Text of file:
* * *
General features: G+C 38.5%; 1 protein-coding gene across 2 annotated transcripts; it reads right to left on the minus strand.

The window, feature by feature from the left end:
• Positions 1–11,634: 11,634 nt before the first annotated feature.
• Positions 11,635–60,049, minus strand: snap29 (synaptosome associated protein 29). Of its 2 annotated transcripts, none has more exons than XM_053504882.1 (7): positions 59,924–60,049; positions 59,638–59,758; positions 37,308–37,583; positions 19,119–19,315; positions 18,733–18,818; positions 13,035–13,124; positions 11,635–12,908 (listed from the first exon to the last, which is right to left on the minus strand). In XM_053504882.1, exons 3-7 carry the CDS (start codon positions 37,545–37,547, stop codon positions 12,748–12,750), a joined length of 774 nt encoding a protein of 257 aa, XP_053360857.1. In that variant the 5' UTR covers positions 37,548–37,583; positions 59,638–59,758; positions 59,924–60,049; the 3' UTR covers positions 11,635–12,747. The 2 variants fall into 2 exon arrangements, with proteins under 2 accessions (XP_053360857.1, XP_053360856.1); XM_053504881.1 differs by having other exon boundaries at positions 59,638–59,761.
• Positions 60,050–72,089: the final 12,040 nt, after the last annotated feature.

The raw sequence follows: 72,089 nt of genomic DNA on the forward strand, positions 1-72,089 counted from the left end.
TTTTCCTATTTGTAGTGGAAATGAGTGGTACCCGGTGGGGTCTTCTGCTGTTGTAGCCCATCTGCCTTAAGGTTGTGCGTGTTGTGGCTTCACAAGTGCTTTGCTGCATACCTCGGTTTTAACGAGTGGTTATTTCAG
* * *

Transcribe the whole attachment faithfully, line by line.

General features: G+C 38.5%; 1 protein-coding gene across 2 annotated transcripts; it reads right to left on the minus strand.

The window, feature by feature from the left end:
• Positions 1–11,634: 11,634 nt before the first annotated feature.
• Positions 11,635–60,049, minus strand: snap29 (synaptosome associated protein 29). Of its 2 annotated transcripts, none has more exons than XM_053504882.1 (7): positions 59,924–60,049; positions 59,638–59,758; positions 37,308–37,583; positions 19,119–19,315; positions 18,733–18,818; positions 13,035–13,124; positions 11,635–12,908 (listed from the first exon to the last, which is right to left on the minus strand). In XM_053504882.1, exons 3-7 carry the CDS (start codon positions 37,545–37,547, stop codon positions 12,748–12,750), a joined length of 774 nt encoding a protein of 257 aa, XP_053360857.1. In that variant the 5' UTR covers positions 37,548–37,583; positions 59,638–59,758; positions 59,924–60,049; the 3' UTR covers positions 11,635–12,747. The 2 variants fall into 2 exon arrangements, with proteins under 2 accessions (XP_053360857.1, XP_053360856.1); XM_053504881.1 differs by having other exon boundaries at positions 59,638–59,761.
• Positions 60,050–72,089: the final 12,040 nt, after the last annotated feature.

The raw sequence follows: 72,089 nt of genomic DNA on the forward strand, positions 1-72,089 counted from the left end.
TTTTCCTATTTGTAGTGGAAATGAGTGGTACCCGGTGGGGTCTTCTGCTGTTGTAGCCCATCTGCCTTAAGGTTGTGCGTGTTGTGGCTTCACAAGTGCTTTGCTGCATACCTCGGTTTTAACGAGTGGTTATTTCAG